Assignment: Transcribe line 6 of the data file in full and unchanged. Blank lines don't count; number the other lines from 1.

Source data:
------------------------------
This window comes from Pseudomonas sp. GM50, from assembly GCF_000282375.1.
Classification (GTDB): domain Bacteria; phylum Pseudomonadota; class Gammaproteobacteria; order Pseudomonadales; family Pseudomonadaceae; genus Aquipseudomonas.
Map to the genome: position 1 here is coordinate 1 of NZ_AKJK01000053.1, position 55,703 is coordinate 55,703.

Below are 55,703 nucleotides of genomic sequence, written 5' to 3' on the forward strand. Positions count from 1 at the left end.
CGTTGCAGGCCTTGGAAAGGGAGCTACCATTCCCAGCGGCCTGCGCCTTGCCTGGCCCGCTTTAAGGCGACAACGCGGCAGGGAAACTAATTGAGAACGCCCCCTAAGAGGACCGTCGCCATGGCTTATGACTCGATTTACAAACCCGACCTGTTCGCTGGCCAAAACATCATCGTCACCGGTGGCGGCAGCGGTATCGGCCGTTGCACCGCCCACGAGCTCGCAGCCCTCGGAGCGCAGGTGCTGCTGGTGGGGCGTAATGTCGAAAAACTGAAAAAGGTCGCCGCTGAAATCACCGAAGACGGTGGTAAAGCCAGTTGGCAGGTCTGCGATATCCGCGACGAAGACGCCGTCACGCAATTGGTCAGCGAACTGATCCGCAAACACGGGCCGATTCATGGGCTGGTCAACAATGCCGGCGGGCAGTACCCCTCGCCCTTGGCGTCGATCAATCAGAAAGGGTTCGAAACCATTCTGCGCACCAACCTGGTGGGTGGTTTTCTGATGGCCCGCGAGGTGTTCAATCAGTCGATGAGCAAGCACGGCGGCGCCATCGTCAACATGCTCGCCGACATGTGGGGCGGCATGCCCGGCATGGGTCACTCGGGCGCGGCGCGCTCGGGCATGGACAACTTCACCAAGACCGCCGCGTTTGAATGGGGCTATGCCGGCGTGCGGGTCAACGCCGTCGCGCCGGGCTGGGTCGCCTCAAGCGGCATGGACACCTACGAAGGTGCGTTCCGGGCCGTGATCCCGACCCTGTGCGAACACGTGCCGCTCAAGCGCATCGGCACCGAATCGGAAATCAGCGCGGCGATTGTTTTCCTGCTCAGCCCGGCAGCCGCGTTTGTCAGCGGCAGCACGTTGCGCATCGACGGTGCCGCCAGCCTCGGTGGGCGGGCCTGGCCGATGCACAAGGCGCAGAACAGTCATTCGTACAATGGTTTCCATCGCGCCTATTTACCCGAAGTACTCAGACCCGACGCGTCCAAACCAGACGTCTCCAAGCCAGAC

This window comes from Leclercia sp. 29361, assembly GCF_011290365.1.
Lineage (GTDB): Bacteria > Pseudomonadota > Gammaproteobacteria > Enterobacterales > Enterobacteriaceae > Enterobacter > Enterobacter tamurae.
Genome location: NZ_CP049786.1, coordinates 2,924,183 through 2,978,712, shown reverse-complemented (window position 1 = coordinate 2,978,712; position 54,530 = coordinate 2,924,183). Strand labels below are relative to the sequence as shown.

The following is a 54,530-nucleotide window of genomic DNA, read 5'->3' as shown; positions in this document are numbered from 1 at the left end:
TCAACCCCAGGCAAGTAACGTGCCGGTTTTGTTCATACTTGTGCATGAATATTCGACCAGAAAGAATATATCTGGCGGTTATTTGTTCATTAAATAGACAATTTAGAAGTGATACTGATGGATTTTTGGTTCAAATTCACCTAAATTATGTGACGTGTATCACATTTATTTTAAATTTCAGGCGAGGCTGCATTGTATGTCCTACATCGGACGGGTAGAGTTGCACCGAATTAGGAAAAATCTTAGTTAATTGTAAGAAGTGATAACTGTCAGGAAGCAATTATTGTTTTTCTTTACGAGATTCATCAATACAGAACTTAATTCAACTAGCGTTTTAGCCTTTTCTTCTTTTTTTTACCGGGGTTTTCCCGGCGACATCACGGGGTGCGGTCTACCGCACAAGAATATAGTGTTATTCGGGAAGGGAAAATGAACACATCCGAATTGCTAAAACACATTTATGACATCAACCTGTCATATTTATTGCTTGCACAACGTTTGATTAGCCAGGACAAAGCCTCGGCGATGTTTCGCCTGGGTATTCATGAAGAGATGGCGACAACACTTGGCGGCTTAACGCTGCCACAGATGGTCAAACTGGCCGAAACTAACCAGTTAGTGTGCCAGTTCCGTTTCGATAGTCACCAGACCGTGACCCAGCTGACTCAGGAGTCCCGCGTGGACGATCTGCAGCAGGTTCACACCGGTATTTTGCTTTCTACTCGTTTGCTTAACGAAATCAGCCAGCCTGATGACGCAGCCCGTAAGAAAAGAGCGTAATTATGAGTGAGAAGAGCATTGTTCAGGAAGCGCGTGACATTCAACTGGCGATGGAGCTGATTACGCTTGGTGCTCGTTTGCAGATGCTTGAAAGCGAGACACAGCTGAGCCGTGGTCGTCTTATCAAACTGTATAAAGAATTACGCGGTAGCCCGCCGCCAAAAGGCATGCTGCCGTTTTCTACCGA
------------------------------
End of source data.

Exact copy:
This window comes from Leclercia sp. 29361, assembly GCF_011290365.1.